July 6

National Fried Chicken Day


You squeeze the paste out of a tube and onto the edge of your index finger.  The paste is dark brown, like the gelatin that forms around a scoop of canned catfood.  There’s an earthy odor to the mixture as you raise it to your face, and a slight brothy undertone that, rather unconvincingly, suggests chicken stock.

The tube actually has a picture of a chicken on it.  A live one, standing proud in a farmyard, rather than the chickens you’d encountered more frequently:  a beige slab with grill marks, a breaded puck on a roll, or the severed fried segments you identified as wings or thighs or breasts or those strangely weighted drumsticks.

You lick the gelatin, deciding your finger doesn’t taste like chicken.  It’s meat-flavored toothpaste, as terrible as all the other flavors in your survival kit.  The taste isn’t enough to remind you of actual fried pieces from a fast-food bucket, but it’s the best you have.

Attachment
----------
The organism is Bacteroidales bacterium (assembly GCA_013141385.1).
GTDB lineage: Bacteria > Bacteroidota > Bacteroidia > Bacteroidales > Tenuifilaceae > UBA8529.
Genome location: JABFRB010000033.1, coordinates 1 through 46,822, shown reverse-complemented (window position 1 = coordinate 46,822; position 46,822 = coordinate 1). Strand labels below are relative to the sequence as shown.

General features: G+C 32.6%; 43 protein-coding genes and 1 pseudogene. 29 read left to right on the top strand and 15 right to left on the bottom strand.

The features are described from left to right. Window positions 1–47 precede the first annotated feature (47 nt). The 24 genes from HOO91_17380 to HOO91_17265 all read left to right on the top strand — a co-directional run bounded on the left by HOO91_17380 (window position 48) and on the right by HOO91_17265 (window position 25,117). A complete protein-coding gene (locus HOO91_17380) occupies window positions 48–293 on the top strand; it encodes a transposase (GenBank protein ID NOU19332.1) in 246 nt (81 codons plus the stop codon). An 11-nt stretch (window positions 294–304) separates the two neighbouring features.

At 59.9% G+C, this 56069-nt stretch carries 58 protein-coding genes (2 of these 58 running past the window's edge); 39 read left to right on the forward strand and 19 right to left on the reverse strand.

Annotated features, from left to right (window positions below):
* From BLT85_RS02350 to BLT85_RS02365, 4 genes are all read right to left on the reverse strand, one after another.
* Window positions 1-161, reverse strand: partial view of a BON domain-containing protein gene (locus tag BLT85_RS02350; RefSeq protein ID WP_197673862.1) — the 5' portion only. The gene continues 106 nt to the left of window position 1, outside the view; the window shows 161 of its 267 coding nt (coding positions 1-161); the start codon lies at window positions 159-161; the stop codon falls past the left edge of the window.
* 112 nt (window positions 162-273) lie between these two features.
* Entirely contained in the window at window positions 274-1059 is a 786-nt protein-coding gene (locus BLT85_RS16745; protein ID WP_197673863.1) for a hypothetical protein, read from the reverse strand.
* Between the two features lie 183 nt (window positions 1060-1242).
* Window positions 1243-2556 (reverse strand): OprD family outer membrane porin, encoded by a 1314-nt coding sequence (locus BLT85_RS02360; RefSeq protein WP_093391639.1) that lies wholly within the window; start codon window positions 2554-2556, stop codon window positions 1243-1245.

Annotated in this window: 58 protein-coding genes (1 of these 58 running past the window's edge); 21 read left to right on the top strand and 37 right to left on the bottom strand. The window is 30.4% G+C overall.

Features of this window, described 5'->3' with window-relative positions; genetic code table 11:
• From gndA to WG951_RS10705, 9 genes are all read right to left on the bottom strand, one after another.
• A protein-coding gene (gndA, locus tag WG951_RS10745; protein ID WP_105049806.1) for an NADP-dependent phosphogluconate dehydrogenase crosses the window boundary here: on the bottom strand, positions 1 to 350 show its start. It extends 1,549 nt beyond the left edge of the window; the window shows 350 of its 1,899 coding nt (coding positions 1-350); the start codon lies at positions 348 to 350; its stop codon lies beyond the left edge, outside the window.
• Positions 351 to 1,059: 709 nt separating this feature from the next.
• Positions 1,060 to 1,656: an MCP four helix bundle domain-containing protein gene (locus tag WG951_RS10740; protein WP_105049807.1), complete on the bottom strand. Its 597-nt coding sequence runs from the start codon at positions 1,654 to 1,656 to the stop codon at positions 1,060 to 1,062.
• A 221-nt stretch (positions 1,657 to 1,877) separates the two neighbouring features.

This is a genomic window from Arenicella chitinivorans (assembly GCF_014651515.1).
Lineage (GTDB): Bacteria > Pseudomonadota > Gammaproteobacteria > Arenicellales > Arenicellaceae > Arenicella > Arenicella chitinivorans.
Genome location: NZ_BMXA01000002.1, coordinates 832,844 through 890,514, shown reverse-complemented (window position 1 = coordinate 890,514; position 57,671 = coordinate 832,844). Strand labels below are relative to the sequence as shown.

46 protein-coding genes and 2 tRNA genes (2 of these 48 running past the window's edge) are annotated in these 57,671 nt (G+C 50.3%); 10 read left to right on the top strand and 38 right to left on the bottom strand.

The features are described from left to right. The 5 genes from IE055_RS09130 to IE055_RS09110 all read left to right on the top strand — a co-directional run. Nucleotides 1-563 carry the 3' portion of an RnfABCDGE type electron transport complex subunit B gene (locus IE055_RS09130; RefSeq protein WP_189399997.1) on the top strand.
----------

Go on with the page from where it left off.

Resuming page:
From your perspective, it’s better than starving.

Your brother can’t stand the tubestuff, so he’s been experimenting with other options.  He made his own fire in the middle of the living room floor, and he found some fatty oils to swirl in a deep, cast iron pan.  The oils popped loudly when he dropped floured pieces of meat into the heated pan.

You wonder what shapes these pieces might have:  if they have wings or noses or tails, if they’re strangely weighted clumps with fingers on one end.  You smell the flour crisping in the oil, the meat and juices rising over the open pan, and you try very hard not to remember the taste of chicken.